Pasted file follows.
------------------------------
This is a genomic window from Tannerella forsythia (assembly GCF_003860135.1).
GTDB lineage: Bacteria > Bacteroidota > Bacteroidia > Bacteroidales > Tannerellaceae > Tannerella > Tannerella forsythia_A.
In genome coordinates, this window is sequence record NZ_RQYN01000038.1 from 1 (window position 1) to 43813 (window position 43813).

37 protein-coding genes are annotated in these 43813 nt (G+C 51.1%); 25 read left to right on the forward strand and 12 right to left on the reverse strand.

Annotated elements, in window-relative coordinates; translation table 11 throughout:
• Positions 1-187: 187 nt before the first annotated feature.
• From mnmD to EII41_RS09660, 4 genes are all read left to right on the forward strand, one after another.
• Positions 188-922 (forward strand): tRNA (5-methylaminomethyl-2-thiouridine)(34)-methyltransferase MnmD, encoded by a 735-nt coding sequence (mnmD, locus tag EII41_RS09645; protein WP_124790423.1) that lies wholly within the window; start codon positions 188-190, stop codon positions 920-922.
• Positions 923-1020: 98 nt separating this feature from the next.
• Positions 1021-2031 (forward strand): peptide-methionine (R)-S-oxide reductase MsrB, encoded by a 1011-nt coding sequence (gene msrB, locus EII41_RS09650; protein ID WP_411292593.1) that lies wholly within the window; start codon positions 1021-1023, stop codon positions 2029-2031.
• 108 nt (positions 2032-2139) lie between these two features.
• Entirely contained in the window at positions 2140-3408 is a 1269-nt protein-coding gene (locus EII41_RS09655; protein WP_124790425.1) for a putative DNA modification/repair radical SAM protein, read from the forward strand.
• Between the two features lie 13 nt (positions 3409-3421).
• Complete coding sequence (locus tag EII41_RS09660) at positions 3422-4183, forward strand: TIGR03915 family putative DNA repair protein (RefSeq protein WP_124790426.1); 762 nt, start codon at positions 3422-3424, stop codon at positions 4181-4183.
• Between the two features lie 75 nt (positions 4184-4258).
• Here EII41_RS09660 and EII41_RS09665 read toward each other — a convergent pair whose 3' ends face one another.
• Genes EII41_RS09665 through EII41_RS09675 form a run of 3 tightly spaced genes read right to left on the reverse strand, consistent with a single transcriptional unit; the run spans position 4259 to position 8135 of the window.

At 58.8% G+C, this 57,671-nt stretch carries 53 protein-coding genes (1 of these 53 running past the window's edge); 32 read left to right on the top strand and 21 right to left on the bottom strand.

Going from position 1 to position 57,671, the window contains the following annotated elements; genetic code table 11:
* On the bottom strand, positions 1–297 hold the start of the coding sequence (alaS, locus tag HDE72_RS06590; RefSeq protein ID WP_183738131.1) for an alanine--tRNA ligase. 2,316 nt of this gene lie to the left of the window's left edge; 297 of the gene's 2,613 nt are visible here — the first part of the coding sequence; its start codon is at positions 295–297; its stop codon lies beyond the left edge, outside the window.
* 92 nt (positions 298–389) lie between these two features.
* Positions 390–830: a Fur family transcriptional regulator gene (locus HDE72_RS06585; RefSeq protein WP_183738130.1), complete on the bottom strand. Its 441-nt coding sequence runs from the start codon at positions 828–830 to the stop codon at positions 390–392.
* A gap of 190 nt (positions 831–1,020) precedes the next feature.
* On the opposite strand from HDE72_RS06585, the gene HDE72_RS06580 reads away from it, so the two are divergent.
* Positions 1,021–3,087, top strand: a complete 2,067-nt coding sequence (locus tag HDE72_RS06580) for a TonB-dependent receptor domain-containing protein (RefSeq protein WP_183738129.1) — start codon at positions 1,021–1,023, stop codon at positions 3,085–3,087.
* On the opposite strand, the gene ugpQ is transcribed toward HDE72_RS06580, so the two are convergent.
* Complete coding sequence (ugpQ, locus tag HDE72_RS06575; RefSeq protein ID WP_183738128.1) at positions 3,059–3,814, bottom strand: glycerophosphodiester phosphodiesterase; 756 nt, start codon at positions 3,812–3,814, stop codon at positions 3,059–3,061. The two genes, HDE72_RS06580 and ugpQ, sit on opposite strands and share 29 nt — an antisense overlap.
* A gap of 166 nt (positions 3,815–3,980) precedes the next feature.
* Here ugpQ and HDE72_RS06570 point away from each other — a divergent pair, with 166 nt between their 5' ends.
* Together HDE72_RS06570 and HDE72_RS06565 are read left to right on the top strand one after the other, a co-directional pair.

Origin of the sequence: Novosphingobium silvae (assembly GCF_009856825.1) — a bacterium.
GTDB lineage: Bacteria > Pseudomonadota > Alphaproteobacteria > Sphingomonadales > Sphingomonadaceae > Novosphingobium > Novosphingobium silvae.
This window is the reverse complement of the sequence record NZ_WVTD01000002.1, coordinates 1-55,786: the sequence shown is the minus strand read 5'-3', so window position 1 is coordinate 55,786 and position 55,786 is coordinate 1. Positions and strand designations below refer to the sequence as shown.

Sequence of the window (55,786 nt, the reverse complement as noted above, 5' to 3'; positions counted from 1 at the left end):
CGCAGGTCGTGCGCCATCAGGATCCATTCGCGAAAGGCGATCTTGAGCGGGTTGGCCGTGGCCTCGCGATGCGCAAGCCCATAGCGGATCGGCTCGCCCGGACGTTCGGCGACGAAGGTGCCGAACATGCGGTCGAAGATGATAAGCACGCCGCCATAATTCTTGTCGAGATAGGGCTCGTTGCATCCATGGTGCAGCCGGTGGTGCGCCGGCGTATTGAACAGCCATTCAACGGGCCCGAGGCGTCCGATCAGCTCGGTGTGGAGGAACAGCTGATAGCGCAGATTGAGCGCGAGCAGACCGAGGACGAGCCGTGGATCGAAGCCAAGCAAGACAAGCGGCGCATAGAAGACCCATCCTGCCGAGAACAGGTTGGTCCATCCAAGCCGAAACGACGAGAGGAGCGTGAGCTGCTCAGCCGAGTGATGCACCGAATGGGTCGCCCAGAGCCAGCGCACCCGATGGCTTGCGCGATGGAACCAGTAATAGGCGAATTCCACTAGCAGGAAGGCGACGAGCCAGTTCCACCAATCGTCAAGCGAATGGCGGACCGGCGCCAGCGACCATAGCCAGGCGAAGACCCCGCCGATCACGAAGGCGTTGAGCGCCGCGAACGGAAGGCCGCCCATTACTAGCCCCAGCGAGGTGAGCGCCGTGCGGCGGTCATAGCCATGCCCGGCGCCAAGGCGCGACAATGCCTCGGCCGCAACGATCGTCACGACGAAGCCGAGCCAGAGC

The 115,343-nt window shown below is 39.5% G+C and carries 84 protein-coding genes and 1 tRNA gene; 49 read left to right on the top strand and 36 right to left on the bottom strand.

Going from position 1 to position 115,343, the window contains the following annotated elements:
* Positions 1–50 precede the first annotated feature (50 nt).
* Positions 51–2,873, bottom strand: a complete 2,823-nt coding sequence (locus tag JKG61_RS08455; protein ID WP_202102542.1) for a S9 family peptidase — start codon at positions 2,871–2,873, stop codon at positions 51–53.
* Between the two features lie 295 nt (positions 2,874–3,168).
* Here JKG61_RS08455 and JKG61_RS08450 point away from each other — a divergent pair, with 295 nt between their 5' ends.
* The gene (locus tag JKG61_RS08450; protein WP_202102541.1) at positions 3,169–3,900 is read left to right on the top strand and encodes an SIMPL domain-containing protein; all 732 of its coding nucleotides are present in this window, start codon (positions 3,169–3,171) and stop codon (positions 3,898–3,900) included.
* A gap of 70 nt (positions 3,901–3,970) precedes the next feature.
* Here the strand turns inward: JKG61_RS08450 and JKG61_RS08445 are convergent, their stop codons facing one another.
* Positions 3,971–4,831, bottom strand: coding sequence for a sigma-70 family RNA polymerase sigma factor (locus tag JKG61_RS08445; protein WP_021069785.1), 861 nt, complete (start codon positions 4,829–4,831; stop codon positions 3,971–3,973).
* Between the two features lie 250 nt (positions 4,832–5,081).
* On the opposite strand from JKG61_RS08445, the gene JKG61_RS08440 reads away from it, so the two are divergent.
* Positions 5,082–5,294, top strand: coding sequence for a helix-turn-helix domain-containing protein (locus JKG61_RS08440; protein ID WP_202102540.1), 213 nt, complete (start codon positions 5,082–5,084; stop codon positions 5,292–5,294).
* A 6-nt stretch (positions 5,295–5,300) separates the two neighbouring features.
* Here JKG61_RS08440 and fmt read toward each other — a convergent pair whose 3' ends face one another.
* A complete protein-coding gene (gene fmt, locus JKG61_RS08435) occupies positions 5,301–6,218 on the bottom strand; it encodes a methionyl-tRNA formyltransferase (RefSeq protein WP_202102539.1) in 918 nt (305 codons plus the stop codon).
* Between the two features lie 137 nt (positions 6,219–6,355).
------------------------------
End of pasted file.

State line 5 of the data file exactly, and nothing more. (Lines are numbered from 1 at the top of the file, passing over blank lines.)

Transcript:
Annotated elements, in window-relative coordinates; translation table 11 throughout: